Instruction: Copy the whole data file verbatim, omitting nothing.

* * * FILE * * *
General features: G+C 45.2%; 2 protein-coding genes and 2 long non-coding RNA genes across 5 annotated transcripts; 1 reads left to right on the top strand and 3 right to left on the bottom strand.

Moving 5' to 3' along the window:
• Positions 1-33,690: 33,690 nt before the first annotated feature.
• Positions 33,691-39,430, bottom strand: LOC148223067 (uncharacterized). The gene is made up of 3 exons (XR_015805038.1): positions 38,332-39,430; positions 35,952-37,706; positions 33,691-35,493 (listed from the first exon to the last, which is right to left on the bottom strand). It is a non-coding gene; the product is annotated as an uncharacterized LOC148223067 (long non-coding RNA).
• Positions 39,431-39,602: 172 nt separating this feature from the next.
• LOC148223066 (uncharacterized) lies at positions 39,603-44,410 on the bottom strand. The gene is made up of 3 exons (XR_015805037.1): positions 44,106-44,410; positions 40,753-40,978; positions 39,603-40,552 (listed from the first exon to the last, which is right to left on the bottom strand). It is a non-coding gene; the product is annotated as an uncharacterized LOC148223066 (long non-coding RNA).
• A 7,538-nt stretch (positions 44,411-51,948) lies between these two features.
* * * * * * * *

General features: G+C 45.2%; 2 protein-coding genes and 2 long non-coding RNA genes across 5 annotated transcripts; 1 reads left to right on the top strand and 3 right to left on the bottom strand.

Moving 5' to 3' along the window:
• Positions 1-33,690: 33,690 nt before the first annotated feature.
• Positions 33,691-39,430, bottom strand: LOC148223067 (uncharacterized). The gene is made up of 3 exons (XR_015805038.1): positions 38,332-39,430; positions 35,952-37,706; positions 33,691-35,493 (listed from the first exon to the last, which is right to left on the bottom strand). It is a non-coding gene; the product is annotated as an uncharacterized LOC148223067 (long non-coding RNA).
• Positions 39,431-39,602: 172 nt separating this feature from the next.
• LOC148223066 (uncharacterized) lies at positions 39,603-44,410 on the bottom strand. The gene is made up of 3 exons (XR_015805037.1): positions 44,106-44,410; positions 40,753-40,978; positions 39,603-40,552 (listed from the first exon to the last, which is right to left on the bottom strand). It is a non-coding gene; the product is annotated as an uncharacterized LOC148223066 (long non-coding RNA).
• A 7,538-nt stretch (positions 44,411-51,948) lies between these two features.